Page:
Sadness over plans to close a conservative club that’s been running for more than 100 years
PUBLISHED: 14:01 15 December 2018
A conservative club that survived through two world wars is set to close next week, with its committee blaming a ‘stay-at-home’ drinking culture for the dwindling bar takings.
Framlingham Conservative Club, which is located on Church Street, just a two minute walk from Ed Sheeran’s famed ‘Castle on the Hill’ Framlingham Castle, boasts a proud history.
Founded in 1910, it was originally opened as part of the British Council Working Men’s Club movement. “The Conservatives did so badly in 1906 election, they set up Conservative working men’s clubs all over the country,” explained the club’s secretary, Bob Roberts. “A ‘Doctor Edwards’ gave his house and surgery to the town for the club. During the First World War, they built a community hall adjacent to the club to be used for convalescing of soldiers.”
Two years ago, the premises was sold the freehold to the Association of Conservative Clubs for £300,000, in order to pay for essential repairs to the listed building, which Mr Roberts says had been “neglected.”
“It needed a new roof because there was water coming through the ceiling and the electrics had to be replaced, so we spent a lot of capital on maintenance works,” he said. “We have found that because of the rents we now have to pay, we can’t sustain the club from our bar takings and the rent of spaces. We no longer have the back up funds to sustain us as the takings drop.”
Framlingham Conservative Club isn’t the only Conservative club in the region to have lost the battle to survive lately. Last month, Colchester Conservative Club, which has been in town’s High Street since 1928 and in the town since 1905, shut its doors for the final time after a rapid decline in membership in recent years.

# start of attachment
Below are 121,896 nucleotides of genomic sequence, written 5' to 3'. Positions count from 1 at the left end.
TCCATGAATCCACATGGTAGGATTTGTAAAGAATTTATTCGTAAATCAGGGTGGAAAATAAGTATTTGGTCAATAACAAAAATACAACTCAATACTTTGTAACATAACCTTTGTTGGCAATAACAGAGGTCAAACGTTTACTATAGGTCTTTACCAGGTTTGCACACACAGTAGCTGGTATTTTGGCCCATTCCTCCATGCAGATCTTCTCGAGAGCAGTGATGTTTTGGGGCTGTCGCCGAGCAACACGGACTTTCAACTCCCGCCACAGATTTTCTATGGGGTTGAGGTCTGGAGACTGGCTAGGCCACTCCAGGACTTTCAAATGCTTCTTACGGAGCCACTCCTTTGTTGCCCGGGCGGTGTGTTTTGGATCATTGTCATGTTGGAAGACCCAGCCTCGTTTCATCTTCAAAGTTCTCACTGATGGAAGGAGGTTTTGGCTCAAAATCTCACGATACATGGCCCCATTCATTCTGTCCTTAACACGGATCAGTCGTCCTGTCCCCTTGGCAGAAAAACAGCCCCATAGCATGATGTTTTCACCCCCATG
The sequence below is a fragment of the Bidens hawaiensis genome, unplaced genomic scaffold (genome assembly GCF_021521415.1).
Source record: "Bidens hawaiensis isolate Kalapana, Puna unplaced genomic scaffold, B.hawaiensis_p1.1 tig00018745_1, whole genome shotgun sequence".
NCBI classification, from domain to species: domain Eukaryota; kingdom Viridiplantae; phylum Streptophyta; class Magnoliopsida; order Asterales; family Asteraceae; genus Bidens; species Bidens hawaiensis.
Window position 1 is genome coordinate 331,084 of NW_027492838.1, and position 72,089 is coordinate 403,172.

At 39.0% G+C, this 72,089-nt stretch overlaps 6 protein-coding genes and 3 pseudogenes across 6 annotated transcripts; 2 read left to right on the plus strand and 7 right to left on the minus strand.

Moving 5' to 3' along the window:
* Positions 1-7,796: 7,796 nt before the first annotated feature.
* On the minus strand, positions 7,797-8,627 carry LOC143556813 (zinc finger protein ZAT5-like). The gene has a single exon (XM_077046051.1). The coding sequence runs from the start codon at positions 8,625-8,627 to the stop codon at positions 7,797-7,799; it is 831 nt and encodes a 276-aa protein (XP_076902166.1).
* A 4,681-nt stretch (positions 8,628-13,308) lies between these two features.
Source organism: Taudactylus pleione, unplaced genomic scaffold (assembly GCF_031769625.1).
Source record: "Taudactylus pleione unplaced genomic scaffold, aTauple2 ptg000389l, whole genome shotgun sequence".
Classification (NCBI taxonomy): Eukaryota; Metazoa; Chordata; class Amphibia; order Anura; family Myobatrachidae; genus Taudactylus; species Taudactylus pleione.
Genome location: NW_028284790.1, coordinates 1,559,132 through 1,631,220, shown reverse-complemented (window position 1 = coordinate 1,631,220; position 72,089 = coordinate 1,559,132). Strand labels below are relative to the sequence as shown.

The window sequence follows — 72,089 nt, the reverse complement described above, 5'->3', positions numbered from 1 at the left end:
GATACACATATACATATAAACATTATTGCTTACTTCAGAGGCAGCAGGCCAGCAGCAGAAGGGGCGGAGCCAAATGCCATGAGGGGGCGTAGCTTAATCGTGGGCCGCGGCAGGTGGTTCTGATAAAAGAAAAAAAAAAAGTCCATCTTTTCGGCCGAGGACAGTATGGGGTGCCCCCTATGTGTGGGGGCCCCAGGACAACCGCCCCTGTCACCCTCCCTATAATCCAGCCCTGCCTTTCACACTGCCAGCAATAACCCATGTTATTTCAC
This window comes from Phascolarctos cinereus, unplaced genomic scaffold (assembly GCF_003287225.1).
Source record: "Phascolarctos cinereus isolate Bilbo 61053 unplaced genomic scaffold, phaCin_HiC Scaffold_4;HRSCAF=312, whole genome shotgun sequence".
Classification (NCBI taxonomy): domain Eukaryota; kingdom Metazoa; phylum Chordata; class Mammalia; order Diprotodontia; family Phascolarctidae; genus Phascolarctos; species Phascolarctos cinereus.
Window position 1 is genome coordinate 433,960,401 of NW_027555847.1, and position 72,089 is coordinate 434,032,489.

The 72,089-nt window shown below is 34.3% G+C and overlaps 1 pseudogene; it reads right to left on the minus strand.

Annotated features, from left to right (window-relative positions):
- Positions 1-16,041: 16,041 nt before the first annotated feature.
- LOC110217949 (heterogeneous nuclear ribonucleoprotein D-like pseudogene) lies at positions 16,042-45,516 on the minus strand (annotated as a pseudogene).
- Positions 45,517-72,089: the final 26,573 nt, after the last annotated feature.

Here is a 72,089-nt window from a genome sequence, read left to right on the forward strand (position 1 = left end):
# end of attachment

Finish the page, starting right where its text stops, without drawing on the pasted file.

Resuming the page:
In Suffolk, Leiston Conservative Club closed recently, and drawings have been prepared for a scheme comprising 22 apartments at the site.
In Framlingham, the British Legion closed its facility on Albert Road three years ago, and many of its members moved into the Conservative Club.
Mr Roberts claims that Framlingham has lost half of the six pubs it had when he first moved there in 1994. “It’s significant that the town has 12 bottle banks - people are drinking at home, which is bad news for clubs like ours,” he said. “It’s very sad indeed.”
The closure is a loss not only for its members, but for the Framlingham community groups that use the facilities, including Friends of St Michaels Church, Probus, the Bridge Club, the Canine Rescue Centre, Weight Watchers and Fram Flyers running club.
One of the conservative club’s members is Charlie Reed, who lives in Kesgrave and has been coming to the club for the last 12 years to play snooker. “The organisations that used the club on a regular basis have all been forced to find alternative accommodation in a ridiculously short timescale, and in the run-up to Christmas,” he said. “Small businesses who use it as a trading address will be particularly hard hit with trading addresses no longer in existence.”
The club’s last day will be December 21, as the lease expires on December 31, and after that, the premises will revert to the Association of Conservative Clubs.
Mr Roberts is also a local councillor, and explained that Framlingham Town Council will discuss the future of the club at a meeting on Monday.
He said: “The council is not happy about the fact that it’s closing, because of the facilities it provides, so they are considering registering the club as an asset of community value. That will give it a measure of protection in case there is a proposed change of use.”